A Very Grand Affair by Andrew McLeod

Our friend, Andrew McLeod sent us his new puffin poem, thanks Andrew!

A Very Grand Affair

Mr. Puffin’s wedding
Was a very grand affair.
All his distant cousins
From the Hebrides were there.

Dressed in silk tuxedos
They arrived in single file,
Looking rather nervous
As they shuffled down the aisle.

Soon the bride herself arrived
Upon a seashell carriage,
Pulled by sixteen walruses
Who’d come to see the marriage.

Waiting at the pulpit
Was a dignified Great Auk.
He hushed the congregation
Then began to slowly talk.

‘Do you take this puffin
For your lawful, wedded wife?
To cherish and protect her
And to love her all your life?’

‘I do!’ cried Mr. Puffin
As he fumbled with the ring,
And weeping salty tears of joy
He slipped it on her wing.

‘I now pronounce you bird and wife!’
The Great Auk proudly said.
Many birds began to sniff
And several tears were shed.

II
The newlyweds’ reception
Was a wonderful success!
Everybody raved about
The bride’s exquisite dress.

The music was enchanting
And the seafood was divine.
Everybody helped themselves
To caviar and wine.

The razorbill was riotous
And danced a mad quadrille,
Balancing a glass of punch
And trying not to spill.

The gannet gobbled everything,
(Including several guests).
He tried to kiss a kittiwake
And made himself a pest.

The guillemot was garrulous
And told the same old tale,
About the time he hitched a ride
Upon a humpback whale.

Eventually the newlyweds
Got tired and went to bed.
‘Such a lovely couple!’
As the oystercatcher said.

Mr. Puffin’s wedding
Was a very grand affair.
All the birds attended,
Such a shame you weren’t there!

© Copyright Andrew MacLeod 2013

Pondering a Puffin (poem) by Brian A. Hartford

Pondering a Puffin

by Brian A. Hartford


What a strange product of Nature,

the Puffin, is to what I refer.

Large orange beaked,

attached to a small head.

The body isn’t much of which to
speak,

black plumage, and not much more.

What miracle that such a design,

will support such a structure.

The white breast,

orange webbed feet,

such a clownish appearance.

The eyes highlight the costume,

small dots in a white feather field.

Is this costume for camouflage or,

for a darker spirit?

In Nature, it is not wise to guess,

it is uniqueness.

Fisherman by design,

to swim natural as it’s flight.

A source of amasement to me,

sheer joy to know he exists.

He returns to the cliffs of his
birth,

guards the nest.

protecting his unborn from the snare,

hazard of being a gastronomic
delight.

What a joy to know the puffin,

It is good to know he exists.

I am amused to think that,

the joke is on me.

BAH

Puffin (poem) by Suellen Wedmore

Puffin!

Underwater, a premier danseur,
his turns a blur,
his orange feet steer

through the orchestra
of seaweed and tide,
this sea parrot, this clown

of the Atlantic, harlequin-billed
with jester’s eyes;
take one for your own

and the dance of life
takes a turn. The one I choose,
Nureyev,

is on his fifth mate,
despite the fact that puffins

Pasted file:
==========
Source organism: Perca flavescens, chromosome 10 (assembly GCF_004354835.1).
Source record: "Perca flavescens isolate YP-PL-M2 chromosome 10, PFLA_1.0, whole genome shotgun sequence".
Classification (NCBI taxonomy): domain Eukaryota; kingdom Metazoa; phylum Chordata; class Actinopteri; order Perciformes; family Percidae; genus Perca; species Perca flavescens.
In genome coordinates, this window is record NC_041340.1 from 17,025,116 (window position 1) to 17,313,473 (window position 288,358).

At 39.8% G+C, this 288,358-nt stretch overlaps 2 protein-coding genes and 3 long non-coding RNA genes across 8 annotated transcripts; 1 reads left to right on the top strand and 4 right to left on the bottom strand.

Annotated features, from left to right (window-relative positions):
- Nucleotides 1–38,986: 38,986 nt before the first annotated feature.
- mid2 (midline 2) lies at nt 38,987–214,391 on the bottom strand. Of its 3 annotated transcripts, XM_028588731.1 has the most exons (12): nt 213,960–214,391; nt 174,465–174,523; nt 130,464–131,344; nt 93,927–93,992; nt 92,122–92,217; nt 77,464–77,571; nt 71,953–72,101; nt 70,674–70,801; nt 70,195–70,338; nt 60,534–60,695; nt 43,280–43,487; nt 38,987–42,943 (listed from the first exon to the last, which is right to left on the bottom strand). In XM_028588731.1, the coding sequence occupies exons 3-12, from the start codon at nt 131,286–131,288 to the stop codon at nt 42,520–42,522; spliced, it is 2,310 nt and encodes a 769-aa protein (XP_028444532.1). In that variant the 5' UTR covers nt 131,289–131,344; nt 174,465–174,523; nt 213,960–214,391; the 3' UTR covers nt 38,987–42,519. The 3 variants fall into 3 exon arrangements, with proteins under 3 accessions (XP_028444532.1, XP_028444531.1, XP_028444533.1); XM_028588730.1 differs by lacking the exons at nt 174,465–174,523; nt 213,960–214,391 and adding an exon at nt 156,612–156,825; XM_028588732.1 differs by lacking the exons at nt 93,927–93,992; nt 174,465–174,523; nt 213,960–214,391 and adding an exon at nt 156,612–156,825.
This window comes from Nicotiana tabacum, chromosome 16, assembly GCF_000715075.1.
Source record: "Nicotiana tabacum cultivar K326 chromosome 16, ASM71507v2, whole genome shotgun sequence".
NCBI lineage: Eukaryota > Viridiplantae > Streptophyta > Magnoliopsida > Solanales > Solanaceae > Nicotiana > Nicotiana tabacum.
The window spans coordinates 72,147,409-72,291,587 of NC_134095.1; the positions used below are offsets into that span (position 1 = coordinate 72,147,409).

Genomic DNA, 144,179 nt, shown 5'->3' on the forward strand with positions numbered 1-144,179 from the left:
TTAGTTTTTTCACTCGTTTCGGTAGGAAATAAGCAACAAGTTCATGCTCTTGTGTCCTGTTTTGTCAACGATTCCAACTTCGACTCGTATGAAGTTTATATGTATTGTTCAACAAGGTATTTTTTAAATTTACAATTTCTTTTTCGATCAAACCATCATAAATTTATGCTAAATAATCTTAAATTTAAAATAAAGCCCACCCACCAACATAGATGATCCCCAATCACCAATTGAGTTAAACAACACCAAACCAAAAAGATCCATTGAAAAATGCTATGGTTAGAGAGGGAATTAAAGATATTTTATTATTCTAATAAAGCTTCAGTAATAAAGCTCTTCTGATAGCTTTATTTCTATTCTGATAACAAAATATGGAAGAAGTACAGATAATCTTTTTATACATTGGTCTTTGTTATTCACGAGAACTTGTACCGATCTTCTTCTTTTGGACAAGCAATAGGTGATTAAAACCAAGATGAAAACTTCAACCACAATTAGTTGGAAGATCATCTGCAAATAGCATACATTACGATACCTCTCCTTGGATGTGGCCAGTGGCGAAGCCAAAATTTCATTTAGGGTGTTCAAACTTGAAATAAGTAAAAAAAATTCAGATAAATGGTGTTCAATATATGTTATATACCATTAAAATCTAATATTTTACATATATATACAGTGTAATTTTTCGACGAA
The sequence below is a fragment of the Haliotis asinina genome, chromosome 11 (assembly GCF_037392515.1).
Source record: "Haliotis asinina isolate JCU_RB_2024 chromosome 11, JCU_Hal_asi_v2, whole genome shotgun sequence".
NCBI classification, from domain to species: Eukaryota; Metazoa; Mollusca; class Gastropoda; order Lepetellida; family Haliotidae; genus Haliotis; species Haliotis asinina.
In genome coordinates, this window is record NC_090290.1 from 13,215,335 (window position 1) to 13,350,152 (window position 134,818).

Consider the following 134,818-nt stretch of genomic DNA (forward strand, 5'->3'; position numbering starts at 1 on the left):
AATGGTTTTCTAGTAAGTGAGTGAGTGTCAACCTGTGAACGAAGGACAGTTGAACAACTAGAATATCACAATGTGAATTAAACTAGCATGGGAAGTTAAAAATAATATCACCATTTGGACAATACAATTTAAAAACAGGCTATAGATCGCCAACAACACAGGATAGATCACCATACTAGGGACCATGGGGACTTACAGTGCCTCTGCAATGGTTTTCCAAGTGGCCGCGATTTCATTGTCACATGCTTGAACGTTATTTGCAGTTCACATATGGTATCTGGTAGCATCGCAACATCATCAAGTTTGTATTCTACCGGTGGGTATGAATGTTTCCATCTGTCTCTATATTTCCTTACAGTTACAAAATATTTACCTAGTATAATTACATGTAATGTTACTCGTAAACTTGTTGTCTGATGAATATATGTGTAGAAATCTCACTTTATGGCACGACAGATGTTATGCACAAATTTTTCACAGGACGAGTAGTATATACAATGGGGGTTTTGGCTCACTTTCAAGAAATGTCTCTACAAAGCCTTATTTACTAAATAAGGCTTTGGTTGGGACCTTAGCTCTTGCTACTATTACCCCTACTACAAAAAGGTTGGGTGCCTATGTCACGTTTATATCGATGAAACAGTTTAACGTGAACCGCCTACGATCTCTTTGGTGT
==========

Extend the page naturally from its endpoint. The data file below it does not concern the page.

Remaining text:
are monogamous: no guilt

on Eastern Egg Rock!
What’s important
is the burrow

lined with grass and sticks,
that he was seen
approaching the nest

with a half dozen fish in his bill.
While his wings spin
like a windmill at sea,

on land he hops awkwardly
across rocks, wings tucked
under the tail of his tuxedo.

In spring, he’s genius
of the thermals,
the sun whispers stage directions,

gravity reveals its secrets
as he flies toward his island
without map or compass
from far across the sea.

— Suellen Wedmore

There Once Was A Puffin…

There Once Was a Puffin

Oh, there once was a Puffin
Just the shape of a muffin,
And he lived on an island
In the bright blue sea!

He ate little fishes,
That were most delicious,
And he had them for supper
And he had them for tea.

But this poor little Puffin,
He couldn’t play nothin’,
For he hadn’t anybody
To play with at all.

So he sat on his island,
And he cried for awhile, and
He felt very lonely,
And he felt very small.

Then along came the fishes,
And they said, “If you wishes,
You can have us for playmates,
Instead of for tea!”

So they now play together,
In all sorts of weather,
And the Puffin eats pancakes,
Like you and like me.

by Florence Page Jaques

(This poem was previously published in Child Life magazine and then reprinted in The Big Golden Book Of Poetry by Jane Werner Watson (1947). I will continue to try to track down the original issue and year of Child Magazine this lovely poem appeared and report it when I do. Wendy, a reader, noted “Marjorie Barrows who compiled “One Hundred Best Poems for Boys and Girls” was the editor of Child Life magazine”. She also noted, “The book is “One Hundred Best Poems for Boys and Girls” copyright 1930 published by Whitman Publishing Company of Racine Wisconsin.”

I will continue to research when and where this poem was originally published. Perhaps Wendy has found it!

See this post for an update–with pictures from an earlier publishing of There Once Was A Puffin reprinted in, The Big Golden Book of Poetry by Jane Werner Watson (1947).